God’s Word for You
by Pastor Timothy Smith on Friday, November 14, 2014
I have formatted the beginning of this chapter as poetry. See the “note” below if the reason to/not to do so is of interest.
Jeremiah Must Not Marry
16 The word of the LORD came to me:
2 “You shall not take a wife for yourself in this place,
or have sons and daughters.
3 For this is what the LORD says
about the sons and daughters born in this place
and about the mothers who bore them
and the father who conceived them in this land:
4 They will die of deadly diseases.
They will not be mourned.
They will not be buried.
They will lie on the ground like dung.
They will be devoured by sword and famine,
and their carcasses will be food for the birds of the air
and the beasts of the field.”
“You shall not take a wife.” This must have hit the prophet like a ton of bricks. Not take a wife? Being married was expected of everyone. It was an extremely rare thing to find an Israelite man who did not marry. A widower might remain unmarried after the death of his wife, but for a young man never to marry? It was unheard of. This was still the norm in Israel in Jesus’ time. Like Jeremiah, Jesus did not marry, but his Apostles did. The Gospels and Paul make several references to Peter’s marriage in particular (Matthew 8:14; Mark 1:30; Luke 4:38; 1 Corinthians 9:5) and Paul states that “the other apostles and the Lord’s brothers and Cephas (Peter)” all had believing wives (1 Corinthians 9:5). But Jeremiah was forbidden from marrying.
“You shall not take a wife” is written in the same style, with the same forceful prohibition as the Ten Commandments. This was unique to Jeremiah. He was to live out the loneliness that Israel would know after the Babylonians came. No wife; no children. The people who survived the Babylonian attacks would become exactly like Jeremiah: No spouse; no children. His grief would become their grief. His grief would be a warning.
The Lord’s warning went deeper still: The people who died would not be buried. This was as shocking to them as it would be to us. Who in our time would tolerate a corpse lying in the street, perhaps in the yard of your next-door neighbor? Wouldn’t you do something? You would call the police! You would call the paramedics! You would insist that the funeral home would come and take the person away with dignity to be buried properly. And they would have done the same. In his People’s Bible commentary on Jeremiah, Professor David Gosdeck draws our attention to a woman in the days of King David who sat with the dead bodies of her loved ones and protected them from wild animals for two weeks (2 Samuel 21:1-14).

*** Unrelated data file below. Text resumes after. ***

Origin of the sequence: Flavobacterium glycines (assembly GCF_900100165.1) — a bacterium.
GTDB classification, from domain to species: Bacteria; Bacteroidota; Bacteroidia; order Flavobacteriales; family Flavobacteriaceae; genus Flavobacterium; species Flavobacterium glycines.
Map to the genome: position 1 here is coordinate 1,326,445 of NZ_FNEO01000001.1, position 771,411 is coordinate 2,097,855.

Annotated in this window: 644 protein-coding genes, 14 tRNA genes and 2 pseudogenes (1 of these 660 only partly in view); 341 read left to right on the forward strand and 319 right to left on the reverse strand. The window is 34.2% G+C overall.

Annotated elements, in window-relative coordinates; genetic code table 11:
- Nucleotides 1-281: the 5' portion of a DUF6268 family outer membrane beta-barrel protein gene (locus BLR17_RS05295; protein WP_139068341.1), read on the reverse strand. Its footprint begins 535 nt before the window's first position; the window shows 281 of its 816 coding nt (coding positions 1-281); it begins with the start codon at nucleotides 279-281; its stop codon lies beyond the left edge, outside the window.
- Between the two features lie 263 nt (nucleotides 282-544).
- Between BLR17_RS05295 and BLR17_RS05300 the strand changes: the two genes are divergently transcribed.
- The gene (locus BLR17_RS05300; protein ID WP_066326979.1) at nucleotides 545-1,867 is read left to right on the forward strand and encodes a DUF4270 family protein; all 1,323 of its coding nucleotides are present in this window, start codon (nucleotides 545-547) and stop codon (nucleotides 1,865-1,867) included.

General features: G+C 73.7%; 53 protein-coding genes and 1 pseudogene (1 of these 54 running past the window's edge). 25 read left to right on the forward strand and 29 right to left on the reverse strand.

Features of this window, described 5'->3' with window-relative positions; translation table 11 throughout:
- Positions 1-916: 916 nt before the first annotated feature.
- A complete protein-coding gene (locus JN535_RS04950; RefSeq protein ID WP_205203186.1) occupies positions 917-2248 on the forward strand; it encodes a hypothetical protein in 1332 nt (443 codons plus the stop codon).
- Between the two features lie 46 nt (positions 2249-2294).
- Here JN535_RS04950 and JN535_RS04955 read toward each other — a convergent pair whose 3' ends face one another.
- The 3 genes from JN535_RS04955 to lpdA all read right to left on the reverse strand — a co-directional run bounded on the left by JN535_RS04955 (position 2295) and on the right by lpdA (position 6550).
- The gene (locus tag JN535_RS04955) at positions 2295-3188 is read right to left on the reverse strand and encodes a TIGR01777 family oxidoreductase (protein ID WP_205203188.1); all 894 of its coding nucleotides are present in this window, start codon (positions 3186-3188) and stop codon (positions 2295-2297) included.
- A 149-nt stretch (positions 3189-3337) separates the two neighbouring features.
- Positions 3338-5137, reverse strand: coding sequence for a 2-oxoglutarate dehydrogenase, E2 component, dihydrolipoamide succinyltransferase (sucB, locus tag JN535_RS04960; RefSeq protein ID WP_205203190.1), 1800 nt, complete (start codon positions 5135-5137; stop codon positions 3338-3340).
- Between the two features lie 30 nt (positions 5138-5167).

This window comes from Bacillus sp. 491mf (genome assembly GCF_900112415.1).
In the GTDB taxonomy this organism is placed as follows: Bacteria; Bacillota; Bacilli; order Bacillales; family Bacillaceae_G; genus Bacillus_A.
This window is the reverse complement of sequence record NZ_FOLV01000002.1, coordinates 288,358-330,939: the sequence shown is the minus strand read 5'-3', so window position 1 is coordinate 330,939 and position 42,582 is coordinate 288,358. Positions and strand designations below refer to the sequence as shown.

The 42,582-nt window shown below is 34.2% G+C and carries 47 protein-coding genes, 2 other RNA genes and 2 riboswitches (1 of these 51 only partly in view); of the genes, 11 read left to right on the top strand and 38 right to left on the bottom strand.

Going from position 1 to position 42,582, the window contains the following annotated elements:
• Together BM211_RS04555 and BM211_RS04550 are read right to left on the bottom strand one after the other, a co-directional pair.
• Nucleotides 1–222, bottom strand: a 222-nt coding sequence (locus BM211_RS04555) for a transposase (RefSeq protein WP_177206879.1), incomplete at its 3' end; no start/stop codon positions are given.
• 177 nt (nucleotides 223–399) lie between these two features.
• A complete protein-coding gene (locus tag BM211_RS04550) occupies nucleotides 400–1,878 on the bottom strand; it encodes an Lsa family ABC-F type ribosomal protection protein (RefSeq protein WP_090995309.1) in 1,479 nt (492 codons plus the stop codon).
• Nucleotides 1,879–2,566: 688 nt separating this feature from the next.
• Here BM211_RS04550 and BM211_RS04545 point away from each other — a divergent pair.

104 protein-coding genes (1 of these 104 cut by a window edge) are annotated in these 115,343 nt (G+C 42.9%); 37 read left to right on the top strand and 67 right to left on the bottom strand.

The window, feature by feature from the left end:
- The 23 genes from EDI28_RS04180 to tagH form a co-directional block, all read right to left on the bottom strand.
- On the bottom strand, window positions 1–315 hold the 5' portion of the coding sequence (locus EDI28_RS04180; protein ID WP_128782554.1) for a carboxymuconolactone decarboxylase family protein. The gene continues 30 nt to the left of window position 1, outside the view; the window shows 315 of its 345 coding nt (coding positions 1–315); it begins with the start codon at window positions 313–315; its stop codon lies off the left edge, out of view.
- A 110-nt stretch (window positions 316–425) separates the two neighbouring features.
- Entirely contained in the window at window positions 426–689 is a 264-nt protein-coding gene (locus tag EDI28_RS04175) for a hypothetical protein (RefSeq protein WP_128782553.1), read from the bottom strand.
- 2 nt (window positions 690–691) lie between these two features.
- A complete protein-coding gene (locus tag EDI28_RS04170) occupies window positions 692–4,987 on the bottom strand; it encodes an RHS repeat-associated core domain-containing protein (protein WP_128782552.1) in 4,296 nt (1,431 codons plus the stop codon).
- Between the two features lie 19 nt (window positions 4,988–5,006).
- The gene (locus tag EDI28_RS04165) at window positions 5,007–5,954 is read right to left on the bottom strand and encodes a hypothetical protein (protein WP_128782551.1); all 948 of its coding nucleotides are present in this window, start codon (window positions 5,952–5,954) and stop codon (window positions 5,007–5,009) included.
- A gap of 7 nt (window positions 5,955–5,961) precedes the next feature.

But Jeremiah is commanded to preach: “They will not be buried. They will lie on the ground like dung.” Jeremiah once again says that the people will die by “sword and famine,” and earlier in verse 4 he says “deadly diseases.” This isn’t quite the same word as “plague” as in other places in the book. The “plague” typical of Jeremiah’s warnings is deber, the plague that the Lord inflicted on Egypt’s livestock in the fifth of the ten plagues (Exodus 9:3). Here the Lord warns of tachluim, “deadly diseases” that come from all sorts of circumstances (many of these would seemingly be from “natural” causes) but which were prophesied by God to come as part of God’s curse for unfaithfulness (Deuteronomy 29:22).
The living parable Jeremiah was commanded to live out was for the good of God’s people. It was supposed to be a constant reminder: Why is that man not married? It’s because God says we’re all going to end up without a spouse or a family. Whether or not people believed the message or turned from their sins was a matter for their own consciences and faith. But the message was always there, walking around in front of them, talking to them, preaching to them, and in their minds when they remembered his words.